(ii) To commence collection of the BID levy backdated to 1 January 2013 and to waive up until end March 2015 the charge to the E11 BID Company for the collection of the levy by the Council.

(iii) To instruct officers to undertake a reassessment of the financial viability of the E11 BID Company in September 2014 and report back their findings before the end of October 2014’.

32. In April 2014, the E11 BID Co. completed its 2012-13 accounts, and though these were unaudited, they again demonstrated its precarious position:

Operating (deficit)/surplus (£4,912)
(deficit)/surplus for financial year (£6,112)
Current assets £35,400
Creditors: amounts falling within one year (£60,235)
Net liabilities (£24,835)
Reserves Nil


33. The same month, a Scrutiny hearing on Ms.Mustafa’s decision was abruptly closed to public and press, while five months later, Ms.Mustafa left the Council’s employment with a pay off of £140,000.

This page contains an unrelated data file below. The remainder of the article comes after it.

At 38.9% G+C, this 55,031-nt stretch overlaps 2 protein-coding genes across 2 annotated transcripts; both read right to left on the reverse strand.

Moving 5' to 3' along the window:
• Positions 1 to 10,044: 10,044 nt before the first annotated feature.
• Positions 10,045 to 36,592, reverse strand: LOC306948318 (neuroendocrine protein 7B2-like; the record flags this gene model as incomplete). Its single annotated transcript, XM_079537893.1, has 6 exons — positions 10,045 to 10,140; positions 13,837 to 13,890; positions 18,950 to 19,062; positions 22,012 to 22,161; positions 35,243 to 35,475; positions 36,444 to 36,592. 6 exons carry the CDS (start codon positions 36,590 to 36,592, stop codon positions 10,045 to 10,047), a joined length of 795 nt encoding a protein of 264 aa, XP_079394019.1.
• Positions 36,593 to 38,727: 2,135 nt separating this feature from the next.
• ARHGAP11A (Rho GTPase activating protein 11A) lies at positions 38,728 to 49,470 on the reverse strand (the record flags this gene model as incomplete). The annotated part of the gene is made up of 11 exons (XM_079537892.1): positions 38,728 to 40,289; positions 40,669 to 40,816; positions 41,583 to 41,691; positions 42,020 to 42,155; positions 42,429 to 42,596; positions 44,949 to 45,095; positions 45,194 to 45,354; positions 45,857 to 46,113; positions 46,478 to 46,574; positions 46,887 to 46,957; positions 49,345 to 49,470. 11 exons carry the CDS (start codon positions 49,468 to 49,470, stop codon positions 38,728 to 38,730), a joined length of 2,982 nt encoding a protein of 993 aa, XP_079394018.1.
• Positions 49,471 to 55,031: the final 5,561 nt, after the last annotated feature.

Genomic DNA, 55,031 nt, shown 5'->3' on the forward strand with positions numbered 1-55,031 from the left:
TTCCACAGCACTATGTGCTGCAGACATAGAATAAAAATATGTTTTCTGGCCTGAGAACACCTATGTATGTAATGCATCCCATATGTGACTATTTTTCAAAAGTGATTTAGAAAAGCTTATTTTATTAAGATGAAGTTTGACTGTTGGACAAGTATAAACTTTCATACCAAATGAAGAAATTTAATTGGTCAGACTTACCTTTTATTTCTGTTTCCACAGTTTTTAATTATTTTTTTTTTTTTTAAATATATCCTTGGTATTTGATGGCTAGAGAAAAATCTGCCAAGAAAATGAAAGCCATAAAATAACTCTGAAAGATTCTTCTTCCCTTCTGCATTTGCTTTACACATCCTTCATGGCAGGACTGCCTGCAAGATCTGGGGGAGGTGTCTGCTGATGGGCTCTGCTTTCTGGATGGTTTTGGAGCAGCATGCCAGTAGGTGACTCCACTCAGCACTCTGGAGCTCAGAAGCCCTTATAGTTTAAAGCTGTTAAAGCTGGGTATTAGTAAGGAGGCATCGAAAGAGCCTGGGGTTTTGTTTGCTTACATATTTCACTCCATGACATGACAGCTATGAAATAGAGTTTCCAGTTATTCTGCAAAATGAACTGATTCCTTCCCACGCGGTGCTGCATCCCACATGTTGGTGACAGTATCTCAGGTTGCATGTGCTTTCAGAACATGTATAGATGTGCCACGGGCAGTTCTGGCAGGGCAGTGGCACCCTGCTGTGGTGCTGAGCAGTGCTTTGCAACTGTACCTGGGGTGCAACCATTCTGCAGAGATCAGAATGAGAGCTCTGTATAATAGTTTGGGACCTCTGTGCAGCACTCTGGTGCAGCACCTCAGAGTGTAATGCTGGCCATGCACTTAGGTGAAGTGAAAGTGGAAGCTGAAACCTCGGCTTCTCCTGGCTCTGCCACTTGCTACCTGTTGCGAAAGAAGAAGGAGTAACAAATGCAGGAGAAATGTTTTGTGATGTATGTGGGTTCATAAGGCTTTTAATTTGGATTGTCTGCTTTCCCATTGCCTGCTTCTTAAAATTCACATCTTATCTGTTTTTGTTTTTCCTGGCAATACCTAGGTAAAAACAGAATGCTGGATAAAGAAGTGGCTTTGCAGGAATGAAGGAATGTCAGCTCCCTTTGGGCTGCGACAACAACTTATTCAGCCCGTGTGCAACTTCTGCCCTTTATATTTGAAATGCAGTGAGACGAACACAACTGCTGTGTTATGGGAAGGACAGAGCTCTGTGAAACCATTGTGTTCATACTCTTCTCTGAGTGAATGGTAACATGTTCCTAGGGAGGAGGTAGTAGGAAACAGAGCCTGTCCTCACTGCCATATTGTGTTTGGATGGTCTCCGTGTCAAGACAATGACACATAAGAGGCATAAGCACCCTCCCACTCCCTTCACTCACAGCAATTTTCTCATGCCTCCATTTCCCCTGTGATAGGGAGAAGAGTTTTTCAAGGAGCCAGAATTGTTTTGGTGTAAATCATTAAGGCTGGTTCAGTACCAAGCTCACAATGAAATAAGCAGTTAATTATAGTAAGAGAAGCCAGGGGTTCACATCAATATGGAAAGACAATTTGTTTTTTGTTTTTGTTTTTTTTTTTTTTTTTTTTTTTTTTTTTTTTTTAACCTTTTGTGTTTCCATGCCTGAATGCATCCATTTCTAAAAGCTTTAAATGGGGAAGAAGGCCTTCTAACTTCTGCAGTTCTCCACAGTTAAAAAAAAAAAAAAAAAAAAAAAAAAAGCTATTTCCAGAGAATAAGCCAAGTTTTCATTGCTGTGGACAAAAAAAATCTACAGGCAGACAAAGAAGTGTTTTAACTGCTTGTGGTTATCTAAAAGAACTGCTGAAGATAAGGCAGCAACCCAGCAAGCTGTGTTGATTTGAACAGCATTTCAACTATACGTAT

34. As to the March 2014 instruction to officers to reassess the financial viability of the E11 BID Co., the stated timetable has not been respected, with a mid-March 2015 Freedom of Information Act deposition admitting: ‘the Council is currently in the process of procuring this assessment but a report has not yet been produced…We still aim to procure this report but this is unlikely to be before the end of this financial year’. [23]  

D. Our conclusions

35. It is our contention that this history conclusively demonstrates:

(a) that in 2012-14, the E11 BID Co. had ‘insufficient finances to meet its liabilities for the current chargeable period’, and this fact was well recognised by all the parties concerned, including the Council;

(b) that clauses (i) and (ii) were met but provided no mitigation; and

(c) that accordingly, the grounds for termination were adequately established.

36. Based upon these facts, we reasonably conclude that by continuing its arrangements with the E11 Bid Co., as it did, LBWF acted perversely and contrary to both the evidence, and its clear obligations under the BID Regulations.

37. We note that the experienced councillors who petitioned for the Scrutiny hearing (see paragraph 32) concur with this conclusion, describing Ms.Mustafa’s executive decision as a ‘volte face’ that was unsubstantiated.